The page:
Climate change is warming the earth and there can be no denying it. Utqiagvik reached a high of 40 degrees on Monday. The highest its ever been.

At the northern tip of Alaska, the city of Utqiagvik on Monday reached its warmest temperature ever observed between November and March, when the mercury shot up to 40 degrees — 36 degrees above the norm.

The record-crushing high temperature was six degrees higher than the next warmest December reading ever measured there, in more than a century of records. It marked yet another exceptional extreme event in a region that is rapidly warming because of human-caused climate change.

“For a station with 100+ years of observation to break a monthly record by 6F and a seasonal record by 4F is very significant,” wrote Rick Thoman, a climate scientist based in Alaska, in an email. He noted that Monday was “only the third December day on record to have a high temperature above freezing” in Utqiagvik, formerly known as Barrow.

The extraordinary temperature came at the conclusion of a recent warm spell and more than two weeks since the sun last set in the city more than 300 miles north of the Arctic Circle. The sun won’t rise there again until late January. Despite plunging into total darkness, the city and much of the Arctic have witnessed unseasonably mild air in recent days.

Record temperatures in the upper 30s and lower 40s were widespread across Alaska’s North Slope on Monday. Thoman noted that Umiat, about 170 miles southeast of Utqiagvik, also saw its temperature reach the 40s for the first time in December since at least World War II.

Some of the warmth across the region is traced to a zone of a low pressure to its west and high pressure to the south. Together, the pressure systems drew unusually warm air northward, before a cold front arrived, dropping temperatures back below freezing.

Thoman also pointed to open water in the Chukchi Sea, to the west of Alaska’s North Slope, as a contributor to the warmth. The loss of sea ice, because of human-caused climate change, allows the air to heat up more quickly.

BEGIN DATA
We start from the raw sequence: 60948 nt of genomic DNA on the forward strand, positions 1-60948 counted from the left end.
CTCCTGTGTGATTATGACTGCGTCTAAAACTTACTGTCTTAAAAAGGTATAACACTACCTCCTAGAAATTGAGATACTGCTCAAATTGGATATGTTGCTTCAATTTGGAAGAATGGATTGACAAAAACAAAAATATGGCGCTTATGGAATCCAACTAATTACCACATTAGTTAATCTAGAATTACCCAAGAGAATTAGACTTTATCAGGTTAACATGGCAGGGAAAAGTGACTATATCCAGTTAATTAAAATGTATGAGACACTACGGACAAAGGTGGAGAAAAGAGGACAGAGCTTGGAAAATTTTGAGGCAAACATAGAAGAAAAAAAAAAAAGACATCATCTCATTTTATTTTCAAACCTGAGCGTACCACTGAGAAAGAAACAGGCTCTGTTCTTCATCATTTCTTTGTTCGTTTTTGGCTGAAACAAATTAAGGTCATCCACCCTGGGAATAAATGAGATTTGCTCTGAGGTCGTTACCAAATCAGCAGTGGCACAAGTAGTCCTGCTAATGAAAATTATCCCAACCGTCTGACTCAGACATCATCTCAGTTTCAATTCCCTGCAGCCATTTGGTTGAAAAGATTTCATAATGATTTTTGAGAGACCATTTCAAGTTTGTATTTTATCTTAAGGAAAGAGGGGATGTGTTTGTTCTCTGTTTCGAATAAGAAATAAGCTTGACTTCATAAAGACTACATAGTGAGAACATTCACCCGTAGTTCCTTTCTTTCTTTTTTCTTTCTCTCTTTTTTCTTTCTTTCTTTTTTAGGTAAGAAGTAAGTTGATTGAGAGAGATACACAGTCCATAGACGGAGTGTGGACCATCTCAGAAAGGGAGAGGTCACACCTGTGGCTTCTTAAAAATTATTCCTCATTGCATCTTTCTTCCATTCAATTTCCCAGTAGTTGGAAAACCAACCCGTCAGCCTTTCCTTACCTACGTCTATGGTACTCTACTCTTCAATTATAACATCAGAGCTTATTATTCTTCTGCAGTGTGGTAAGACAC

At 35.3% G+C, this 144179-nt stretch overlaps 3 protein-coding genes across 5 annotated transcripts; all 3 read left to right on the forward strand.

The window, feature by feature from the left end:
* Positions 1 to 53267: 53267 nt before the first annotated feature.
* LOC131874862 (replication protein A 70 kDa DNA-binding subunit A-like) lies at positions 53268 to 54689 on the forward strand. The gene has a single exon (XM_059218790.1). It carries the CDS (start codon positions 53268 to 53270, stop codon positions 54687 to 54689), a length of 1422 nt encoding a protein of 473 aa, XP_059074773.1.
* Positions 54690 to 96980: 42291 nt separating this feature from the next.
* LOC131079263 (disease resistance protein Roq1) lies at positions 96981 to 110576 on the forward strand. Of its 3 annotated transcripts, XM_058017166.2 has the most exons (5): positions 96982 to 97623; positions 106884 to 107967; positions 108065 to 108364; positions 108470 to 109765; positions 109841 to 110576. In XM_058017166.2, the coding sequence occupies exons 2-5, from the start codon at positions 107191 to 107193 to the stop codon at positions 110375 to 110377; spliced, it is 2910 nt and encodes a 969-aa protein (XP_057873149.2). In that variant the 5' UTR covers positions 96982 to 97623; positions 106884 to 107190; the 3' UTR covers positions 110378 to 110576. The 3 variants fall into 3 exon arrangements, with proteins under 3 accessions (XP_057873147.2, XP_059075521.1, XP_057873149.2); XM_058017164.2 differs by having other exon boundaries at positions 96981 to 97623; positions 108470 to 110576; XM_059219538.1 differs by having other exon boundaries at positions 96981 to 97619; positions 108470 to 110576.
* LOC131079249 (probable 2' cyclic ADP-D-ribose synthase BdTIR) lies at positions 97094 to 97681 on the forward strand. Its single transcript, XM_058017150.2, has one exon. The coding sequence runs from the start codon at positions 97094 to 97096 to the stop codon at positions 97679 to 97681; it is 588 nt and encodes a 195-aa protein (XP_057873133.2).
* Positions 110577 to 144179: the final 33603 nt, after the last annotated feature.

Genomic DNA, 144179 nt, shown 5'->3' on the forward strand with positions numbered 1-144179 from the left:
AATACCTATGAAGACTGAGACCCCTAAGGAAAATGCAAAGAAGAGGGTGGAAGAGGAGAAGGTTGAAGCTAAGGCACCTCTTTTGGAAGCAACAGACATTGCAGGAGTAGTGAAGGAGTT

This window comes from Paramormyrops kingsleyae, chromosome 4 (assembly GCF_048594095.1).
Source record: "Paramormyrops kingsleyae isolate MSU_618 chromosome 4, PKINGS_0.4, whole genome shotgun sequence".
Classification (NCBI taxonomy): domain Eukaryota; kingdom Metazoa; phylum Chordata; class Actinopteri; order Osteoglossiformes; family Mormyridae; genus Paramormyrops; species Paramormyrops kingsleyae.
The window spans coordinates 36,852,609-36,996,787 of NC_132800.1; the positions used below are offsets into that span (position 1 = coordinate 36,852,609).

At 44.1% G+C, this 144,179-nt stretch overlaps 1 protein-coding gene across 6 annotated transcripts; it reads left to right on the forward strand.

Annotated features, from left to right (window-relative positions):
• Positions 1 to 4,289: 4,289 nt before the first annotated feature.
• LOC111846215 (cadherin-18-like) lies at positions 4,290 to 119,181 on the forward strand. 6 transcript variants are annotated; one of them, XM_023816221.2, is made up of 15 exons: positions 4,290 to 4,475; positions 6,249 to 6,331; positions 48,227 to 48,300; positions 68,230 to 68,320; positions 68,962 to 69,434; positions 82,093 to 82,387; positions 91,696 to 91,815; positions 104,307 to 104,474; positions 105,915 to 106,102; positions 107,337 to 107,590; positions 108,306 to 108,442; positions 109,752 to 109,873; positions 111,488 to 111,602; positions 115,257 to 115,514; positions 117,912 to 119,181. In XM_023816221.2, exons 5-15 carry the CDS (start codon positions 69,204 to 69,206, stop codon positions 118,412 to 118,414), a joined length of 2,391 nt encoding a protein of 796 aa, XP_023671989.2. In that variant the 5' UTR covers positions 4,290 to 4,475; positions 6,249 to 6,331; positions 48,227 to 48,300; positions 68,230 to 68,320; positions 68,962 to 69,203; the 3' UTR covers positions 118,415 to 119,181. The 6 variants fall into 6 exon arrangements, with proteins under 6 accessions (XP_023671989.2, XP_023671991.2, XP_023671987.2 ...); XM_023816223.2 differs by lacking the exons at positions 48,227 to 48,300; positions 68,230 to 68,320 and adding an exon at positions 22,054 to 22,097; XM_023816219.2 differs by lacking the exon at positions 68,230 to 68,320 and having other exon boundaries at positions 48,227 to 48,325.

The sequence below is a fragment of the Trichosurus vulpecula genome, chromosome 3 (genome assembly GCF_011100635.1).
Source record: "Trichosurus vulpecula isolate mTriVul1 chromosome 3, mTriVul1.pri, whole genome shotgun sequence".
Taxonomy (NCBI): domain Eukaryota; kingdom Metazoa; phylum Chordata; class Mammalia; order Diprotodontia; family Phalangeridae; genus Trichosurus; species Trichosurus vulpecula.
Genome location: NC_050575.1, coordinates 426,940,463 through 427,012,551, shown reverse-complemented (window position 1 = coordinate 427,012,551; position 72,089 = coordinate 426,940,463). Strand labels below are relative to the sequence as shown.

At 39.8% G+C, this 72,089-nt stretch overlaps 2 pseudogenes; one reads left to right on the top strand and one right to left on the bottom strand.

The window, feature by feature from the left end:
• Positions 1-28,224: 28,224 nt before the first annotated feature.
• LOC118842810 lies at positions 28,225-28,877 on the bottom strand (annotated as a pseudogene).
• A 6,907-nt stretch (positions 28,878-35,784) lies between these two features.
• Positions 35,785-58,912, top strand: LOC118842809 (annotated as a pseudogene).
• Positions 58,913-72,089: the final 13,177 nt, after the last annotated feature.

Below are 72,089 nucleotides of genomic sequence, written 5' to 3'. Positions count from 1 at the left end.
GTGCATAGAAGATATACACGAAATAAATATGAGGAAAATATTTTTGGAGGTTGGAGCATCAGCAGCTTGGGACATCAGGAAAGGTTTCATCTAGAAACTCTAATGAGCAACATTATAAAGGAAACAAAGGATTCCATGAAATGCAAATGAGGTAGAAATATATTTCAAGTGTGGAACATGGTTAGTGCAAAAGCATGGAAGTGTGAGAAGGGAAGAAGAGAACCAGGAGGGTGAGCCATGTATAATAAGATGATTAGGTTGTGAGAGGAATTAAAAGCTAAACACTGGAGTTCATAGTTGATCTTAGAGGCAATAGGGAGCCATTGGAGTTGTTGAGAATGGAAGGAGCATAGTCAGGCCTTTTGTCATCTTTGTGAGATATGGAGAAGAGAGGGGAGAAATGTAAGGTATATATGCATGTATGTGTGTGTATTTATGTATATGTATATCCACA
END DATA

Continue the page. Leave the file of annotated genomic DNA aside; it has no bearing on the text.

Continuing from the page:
Record-setting temperatures moved into the region late last week. Utqiagvik set a record high for Dec. 2 on Friday and registered its warmest low temperature for December that same day.

December is off to an atypically warm start across much of the Arctic. According to the University of Maine’s Climate Reanalyzer website, temperatures over the region average 11.5 degrees (6.4 Celsius) above normal. To start December, Greenland’s capital city of Nuuk reached 50 degrees and a majority of the island’s weather stations rose above freezing. Iceland began the month with temperatures as warm as 58 degrees, following a very warm November.

The December warmth across the Arctic comes on the heels of a November that was the eighth warmest on record, according to data post to Twitter by climate scientist Zack Labe. In Alaska, temperatures up 10 degrees above normal were logged during the month. 2022 is on target to finish as one of the Arctic’s toastiest on record.

A recent study showed that the Arctic is warming up to four times faster than the rest of the globe and that numerous extreme events have been tied to this warming.

During July, a summer storm dumped 1.42 inches of rain in 24 hours in Utqiagvik, breaking the record. An increase in precipitation across Alaska’s North Slope is “surely tied to [a] dramatic decrease in late summer and autumn sea ice,” Thoman told The Post in July. That reduction in ice increases moisture availability. Additional precipitation extremes have been observed in Alaska in recent months. Juneau, the state’s capital, saw its wettest January and February on record this year, and the interior city of Fairbanks was slammed by nearly 2 inches of rain in a December 2021 ice storm without cold-season precedent.

Climate change is affecting the state in other ways, too.

Unusually warm temperatures probably enhanced vegetation growth in Southwest Alaska’s sparsely populated tundra, leading to a record-breaking 2022 wildfire season. And coastal flooding – exacerbated by rising seas and reduced ice coverage – has hit communities in northern and western Alaska hard in recent years, especially as powerful storms, such as one that struck in September, batter the state.

Original source: https://www.washingtonpost.com